Getting local: focusing on communities to achieve greater impact in the next phase of the HIV response
Publisher: Journal of the International AIDS Society
Despite numerous achievements in addressing HIV epidemics worldwide, there is still much more that needs to be done to control HIV as a public health threat. As such, the world is at a critical juncture in the HIV response. Decelerating the response now would reverse the enormous gains achieved so far. Achieving a greater impact in the next phase of the HIV response requires an improvement in the quality and integration of services to make the services align to the identified needs of communities.
Are monitoring and evaluation systems adequate to report the programmatic coverage of HIV services among key populations in countries?
Publisher: Infectious Diseases of Poverty
There was no global guidance or agreement regarding when a country has an adequate system to report on the service packages among human immunodeficiency virus (HIV) key populations. This article describes an approach to categorizing the system in a country for reporting the service package among HIV key populations. The approach consists of four dimensions, namely the epidemiological significance, comprehensiveness of the service packages, geographic coverage of services, and adequacy of the monitoring system. The proposed categorization approach utilizes available information and can inform the improvement of the service delivery and monitoring systems among HIV key populations.
Delivering Quality-assured Medical Products for All 2019–2023
Publisher: World Health Organization
Universal health coverage will bring about greater access to medical products, but we must ensure that those products are quality-assured, safe and effective so that they do what they are supposed to do – prevent illness and improve people’s health. That is why today’s launch of WHO’s five-year plan ‘Delivering Quality-assured Medical Products for All 2019–2023’ is important.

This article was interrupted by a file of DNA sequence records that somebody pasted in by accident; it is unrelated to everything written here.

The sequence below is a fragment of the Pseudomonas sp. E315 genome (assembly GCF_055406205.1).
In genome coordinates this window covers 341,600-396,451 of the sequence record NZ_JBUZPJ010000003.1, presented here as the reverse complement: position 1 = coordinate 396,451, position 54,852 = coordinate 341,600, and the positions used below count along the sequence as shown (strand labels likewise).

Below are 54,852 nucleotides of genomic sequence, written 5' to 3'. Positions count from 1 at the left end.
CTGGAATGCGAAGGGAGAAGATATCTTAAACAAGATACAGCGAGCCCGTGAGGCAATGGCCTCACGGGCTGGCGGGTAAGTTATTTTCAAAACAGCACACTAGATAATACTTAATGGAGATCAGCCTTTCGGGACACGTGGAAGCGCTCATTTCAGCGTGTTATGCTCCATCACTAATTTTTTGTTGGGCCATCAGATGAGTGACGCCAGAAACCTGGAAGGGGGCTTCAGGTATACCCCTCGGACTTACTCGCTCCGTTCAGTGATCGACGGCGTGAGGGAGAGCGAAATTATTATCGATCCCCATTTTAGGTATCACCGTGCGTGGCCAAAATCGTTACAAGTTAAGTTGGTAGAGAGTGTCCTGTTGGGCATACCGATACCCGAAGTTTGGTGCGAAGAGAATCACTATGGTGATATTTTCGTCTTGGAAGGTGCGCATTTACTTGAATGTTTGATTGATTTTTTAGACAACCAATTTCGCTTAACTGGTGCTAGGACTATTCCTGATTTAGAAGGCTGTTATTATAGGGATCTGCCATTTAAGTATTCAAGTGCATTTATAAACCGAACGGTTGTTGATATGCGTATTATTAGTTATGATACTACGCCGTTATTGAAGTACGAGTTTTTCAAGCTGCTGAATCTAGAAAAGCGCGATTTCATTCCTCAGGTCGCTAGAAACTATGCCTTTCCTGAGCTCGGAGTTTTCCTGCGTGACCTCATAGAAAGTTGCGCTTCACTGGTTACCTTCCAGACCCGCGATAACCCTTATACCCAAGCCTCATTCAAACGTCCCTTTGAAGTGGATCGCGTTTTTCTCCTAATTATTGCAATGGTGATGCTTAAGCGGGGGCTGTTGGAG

Tackling the Triple Transition in Global Health ProcurementJune 2019 read more
Publisher: Center for Global Development
Within a changing global health landscape, a forward-looking approach is needed to anticipate tomorrow’s challenges and plan for the future. To this end, the Center for Global Development convened the Working Group on the Future of Global Health Procurement to review the evidence and formulate recommendations for how the global health community—international health organizations, their bilateral and foundation donors, and low- and middle-income countries—can ensure the medium- to long-term relevance, efficiency, quality, affordability, and security of global health procurement. Importantly, the group limited its focus to the procurement process: the journey of a health product from manufacturer to a centralized warehouse or other wholesaling facility. The downstream supply chain and delivery process—a product’s journey from warehouse to end user—was beyond the Working Group’s scope.
The Challenges of Transition From Donor-Funded ProgramsJune 2019 read more
Publisher: Global Health: Science and Practice